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Work is either fun or drudgery. It depends on your attitude. I like fun.
-- Colleen C. Barrett
 

 

 

Get Good Stuff Done

The following is an excerpt from the book Get Good Stuff Done by Ralph Marston. Do you benefit from the positive message of The Daily Motivator every day? This new book is one long sustained dose of Ralph’s high-energy positivity.

Voice Within

You can get much good stuff done, but there’s a powerful voice within you that’s always trying to talk you out of it. That voice probably has a whole lot more credibility with you than it deserves. It can be very convincing, extremely compelling.

Time after time, you’ve listened to that voice. You’ve denied yourself the achievements you could have created. You’ve settled for less than you deserve. You’ve chickened out of stepping forward or speaking up. You’ve missed out on great experiences and later suffered stinging regret.

The voice is invisible and yet it has great power. The more ambitious you are, the more you want to get good stuff done, the louder and more insistent the voice becomes.

Stop and remember this. The voice is lying to you. It is deceiving you. It is using its immense power to stop you from living the rich life you wish to live. Remind yourself often. Do not continue giving in to the voice. It has already robbed you of much. Don’t let it rob you any more.

The voice of negativity comes from you, is a part of you. That’s what makes it so powerful. You cannot escape it by driving fifty miles out in the country. It will always come along. The power it has is the power you give it. Fortunately, there is a way to get away from it. Not by fighting it, but by ignoring it. If you fight it you make it stronger. If you ignore it, you make it irrelevant.

How do you ignore it? By getting good stuff done. By taking action. Not spitefully, but joyfully. Not to prove how wrong that voice is, but to fulfill your own positive potential.

Be forewarned, though. The voice will trick you. It knows you as well as you know yourself, maybe even a little better. Because after all, it is a part of you. It knows how to deceive you. When you hear yourself making perfectly reasonable excuses for why you haven’t gotten anything done, that’s the voice at its deceitful best. Learn to recognize it. Learn to ignore it, no matter how convincing it sounds. Turn yourself in the other direction, in the direction of action. Make the commitment to get good stuff done no matter how well crafted are the arguments against it.

Even if you ignore it every day for ten years, the voice of negativity will always be there. You can’t get rid of it. But you can continue ignoring it. Even if you do give in to it every once in a while, you can always start ignoring it again. It will always be there, though, waiting. What you can do is grow stronger. With every action, with every achievement, with every goal reached, you do grow stronger. You grow more able to ignore the voice of negativity. It might live in your house, but that doesn’t mean you have to have breakfast with it, or lunch, or dinner or afternoon tea. Notice it every now and then, be cordial to it, then completely ignore it.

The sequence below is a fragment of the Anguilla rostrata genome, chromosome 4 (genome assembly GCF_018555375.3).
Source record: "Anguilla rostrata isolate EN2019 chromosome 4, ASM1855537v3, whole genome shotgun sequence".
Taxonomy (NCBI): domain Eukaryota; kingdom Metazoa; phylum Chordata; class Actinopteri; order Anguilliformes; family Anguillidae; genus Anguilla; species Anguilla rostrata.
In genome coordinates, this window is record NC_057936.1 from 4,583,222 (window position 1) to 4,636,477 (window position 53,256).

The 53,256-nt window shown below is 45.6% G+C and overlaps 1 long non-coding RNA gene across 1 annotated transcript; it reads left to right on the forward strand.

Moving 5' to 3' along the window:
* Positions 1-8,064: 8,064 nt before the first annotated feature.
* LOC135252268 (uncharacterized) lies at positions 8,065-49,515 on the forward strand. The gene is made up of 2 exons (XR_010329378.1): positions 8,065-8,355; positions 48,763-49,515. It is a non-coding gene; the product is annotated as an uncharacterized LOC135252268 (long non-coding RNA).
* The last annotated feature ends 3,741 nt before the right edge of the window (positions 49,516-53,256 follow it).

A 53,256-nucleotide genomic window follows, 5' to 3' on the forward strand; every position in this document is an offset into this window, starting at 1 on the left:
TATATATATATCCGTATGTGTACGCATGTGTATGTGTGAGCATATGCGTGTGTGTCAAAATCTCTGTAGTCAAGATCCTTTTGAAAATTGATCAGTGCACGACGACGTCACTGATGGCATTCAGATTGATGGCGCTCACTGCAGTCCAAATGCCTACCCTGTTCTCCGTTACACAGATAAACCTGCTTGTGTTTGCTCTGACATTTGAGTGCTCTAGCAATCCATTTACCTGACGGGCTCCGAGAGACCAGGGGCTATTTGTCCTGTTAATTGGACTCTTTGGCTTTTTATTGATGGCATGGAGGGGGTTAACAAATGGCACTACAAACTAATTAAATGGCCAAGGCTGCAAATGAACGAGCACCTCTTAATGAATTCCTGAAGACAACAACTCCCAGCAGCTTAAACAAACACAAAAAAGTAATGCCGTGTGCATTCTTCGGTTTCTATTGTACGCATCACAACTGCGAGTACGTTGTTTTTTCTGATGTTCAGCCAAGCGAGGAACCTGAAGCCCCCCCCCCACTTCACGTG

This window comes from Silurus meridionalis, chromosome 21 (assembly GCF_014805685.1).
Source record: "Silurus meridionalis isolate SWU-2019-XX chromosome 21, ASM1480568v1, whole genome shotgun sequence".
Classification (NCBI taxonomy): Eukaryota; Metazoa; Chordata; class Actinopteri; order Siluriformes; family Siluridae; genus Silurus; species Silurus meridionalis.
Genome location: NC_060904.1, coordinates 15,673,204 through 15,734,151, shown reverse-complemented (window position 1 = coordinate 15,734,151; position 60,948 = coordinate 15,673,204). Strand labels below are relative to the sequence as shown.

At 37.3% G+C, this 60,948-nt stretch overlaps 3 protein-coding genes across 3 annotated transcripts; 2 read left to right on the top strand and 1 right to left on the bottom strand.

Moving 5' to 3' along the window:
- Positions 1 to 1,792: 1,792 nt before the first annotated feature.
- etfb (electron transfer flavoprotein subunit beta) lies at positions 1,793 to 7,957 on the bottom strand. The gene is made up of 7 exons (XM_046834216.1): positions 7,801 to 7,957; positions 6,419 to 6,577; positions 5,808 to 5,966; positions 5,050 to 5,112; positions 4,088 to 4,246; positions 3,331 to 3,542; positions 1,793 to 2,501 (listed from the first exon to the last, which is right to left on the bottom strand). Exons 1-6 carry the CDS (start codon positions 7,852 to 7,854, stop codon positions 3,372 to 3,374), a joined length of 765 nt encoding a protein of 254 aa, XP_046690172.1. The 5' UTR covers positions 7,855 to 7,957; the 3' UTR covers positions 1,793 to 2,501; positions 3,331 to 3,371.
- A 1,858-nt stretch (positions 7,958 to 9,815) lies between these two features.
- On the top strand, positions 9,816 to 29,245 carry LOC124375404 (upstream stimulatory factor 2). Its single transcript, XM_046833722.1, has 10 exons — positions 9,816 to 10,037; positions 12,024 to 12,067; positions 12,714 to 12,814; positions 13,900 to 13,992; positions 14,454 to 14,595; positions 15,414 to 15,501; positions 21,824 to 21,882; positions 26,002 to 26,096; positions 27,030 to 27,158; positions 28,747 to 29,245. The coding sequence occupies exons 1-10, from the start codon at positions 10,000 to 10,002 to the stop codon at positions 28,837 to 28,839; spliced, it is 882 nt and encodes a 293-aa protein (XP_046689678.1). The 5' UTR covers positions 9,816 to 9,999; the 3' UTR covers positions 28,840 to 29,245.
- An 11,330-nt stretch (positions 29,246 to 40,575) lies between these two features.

When the voice of negativity grows unusually loud, here’s something to remember. You must do precisely the opposite of what it’s telling you to do. The more powerful the voice becomes, the more important it is for you to step decisively in exactly the direction it is attempting to block. In this way your voice of negativity can serve as a valuable guide. Just remember it’s always guiding you in the wrong direction, and choose to go the other way.

Where does this voice of negativity get its energy? From fear. Replace each fear in your life with love, and the voice becomes malnourished. It’s still there, but if you stop feeding it fear, the voice of negativity will not cause you any problems. That’s easier said than done, but so is everything else.

Procrastination

Few people ever say “I’m never going to achieve my dreams.” Instead, everyone says “I’m going to achieve my dreams someday.”

The problem is, there’s really no difference between never and someday. They are exactly the same point in time. Exactly.

You’re awakened at night by the sound of breaking glass. You hear at least two men, maybe more, downstairs, going through all your things. Then you hear heavy footsteps coming up the stairway. You quickly lock the bedroom door and call 911, asking the dispatcher to send the police. What do you want the answer to be? Do you want them to tell you they’re sending the police someday? No. Of course not. You want the police at your home RIGHT NOW. There’s absolutely no difference between “someday” and “never.” In fact, “never” might even be preferable because at least you would know for certain you’re on your own, and would begin to deal with it. But to hear that the police are coming “someday” is completely worthless.

Don’t smash your dreams to pieces by scheduling them for someday. Don’t trash and dishonor all the good stuff you could be creating in your world by throwing it into the “someday” bin. The time you have is right now. It will always be right now. The time to act is right now. You cannot act in the past and you cannot act in the future. You can only act in the moment you’re in.

When you hear yourself saying “someday” let it be your cue to jump into action. If you catch yourself making excuses, putting work off until later, put an immediate stop to that pattern. Grab the nearest available task and get busy.

Your life is much too valuable to put on hold, especially when you consider that putting it on hold is equivalent to not living it. Every moment you’re procrastinating is a moment of your precious life you’re throwing away. Imagine that you have sixty days to live, and imagine you have a long list of highly meaningful things you want to get done while you still can. Would you put off getting started on that list? Would you wait until next month, or next week, or tomorrow?